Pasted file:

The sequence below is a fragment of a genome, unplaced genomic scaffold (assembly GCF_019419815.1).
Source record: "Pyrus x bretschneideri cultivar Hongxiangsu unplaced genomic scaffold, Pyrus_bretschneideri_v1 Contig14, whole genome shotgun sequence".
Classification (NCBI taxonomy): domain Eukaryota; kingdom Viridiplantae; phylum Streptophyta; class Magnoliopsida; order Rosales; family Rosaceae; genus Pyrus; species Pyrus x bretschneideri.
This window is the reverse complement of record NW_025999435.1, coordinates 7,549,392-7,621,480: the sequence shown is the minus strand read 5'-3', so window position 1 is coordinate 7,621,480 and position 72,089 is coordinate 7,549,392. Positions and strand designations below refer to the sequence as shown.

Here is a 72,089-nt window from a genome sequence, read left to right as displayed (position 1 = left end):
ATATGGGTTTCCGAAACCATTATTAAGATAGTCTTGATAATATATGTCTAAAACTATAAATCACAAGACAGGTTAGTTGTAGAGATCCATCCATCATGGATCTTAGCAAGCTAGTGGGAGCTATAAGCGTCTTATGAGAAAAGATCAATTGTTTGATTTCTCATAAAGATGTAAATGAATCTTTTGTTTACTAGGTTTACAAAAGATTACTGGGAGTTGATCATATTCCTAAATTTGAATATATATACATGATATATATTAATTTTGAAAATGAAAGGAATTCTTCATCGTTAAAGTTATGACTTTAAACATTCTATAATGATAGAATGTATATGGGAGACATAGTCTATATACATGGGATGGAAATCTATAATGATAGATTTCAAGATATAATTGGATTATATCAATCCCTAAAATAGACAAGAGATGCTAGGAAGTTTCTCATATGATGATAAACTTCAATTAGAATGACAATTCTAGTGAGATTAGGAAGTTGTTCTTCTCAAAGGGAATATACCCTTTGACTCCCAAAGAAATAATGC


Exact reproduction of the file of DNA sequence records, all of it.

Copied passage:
The sequence below is a fragment of a genome, unplaced genomic scaffold (assembly GCF_019419815.1).
Source record: "Pyrus x bretschneideri cultivar Hongxiangsu unplaced genomic scaffold, Pyrus_bretschneideri_v1 Contig14, whole genome shotgun sequence".
Classification (NCBI taxonomy): domain Eukaryota; kingdom Viridiplantae; phylum Streptophyta; class Magnoliopsida; order Rosales; family Rosaceae; genus Pyrus; species Pyrus x bretschneideri.
This window is the reverse complement of record NW_025999435.1, coordinates 7,549,392-7,621,480: the sequence shown is the minus strand read 5'-3', so window position 1 is coordinate 7,621,480 and position 72,089 is coordinate 7,549,392. Positions and strand designations below refer to the sequence as shown.

Here is a 72,089-nt window from a genome sequence, read left to right as displayed (position 1 = left end):
ATATGGGTTTCCGAAACCATTATTAAGATAGTCTTGATAATATATGTCTAAAACTATAAATCACAAGACAGGTTAGTTGTAGAGATCCATCCATCATGGATCTTAGCAAGCTAGTGGGAGCTATAAGCGTCTTATGAGAAAAGATCAATTGTTTGATTTCTCATAAAGATGTAAATGAATCTTTTGTTTACTAGGTTTACAAAAGATTACTGGGAGTTGATCATATTCCTAAATTTGAATATATATACATGATATATATTAATTTTGAAAATGAAAGGAATTCTTCATCGTTAAAGTTATGACTTTAAACATTCTATAATGATAGAATGTATATGGGAGACATAGTCTATATACATGGGATGGAAATCTATAATGATAGATTTCAAGATATAATTGGATTATATCAATCCCTAAAATAGACAAGAGATGCTAGGAAGTTTCTCATATGATGATAAACTTCAATTAGAATGACAATTCTAGTGAGATTAGGAAGTTGTTCTTCTCAAAGGGAATATACCCTTTGACTCCCAAAGAAATAATGC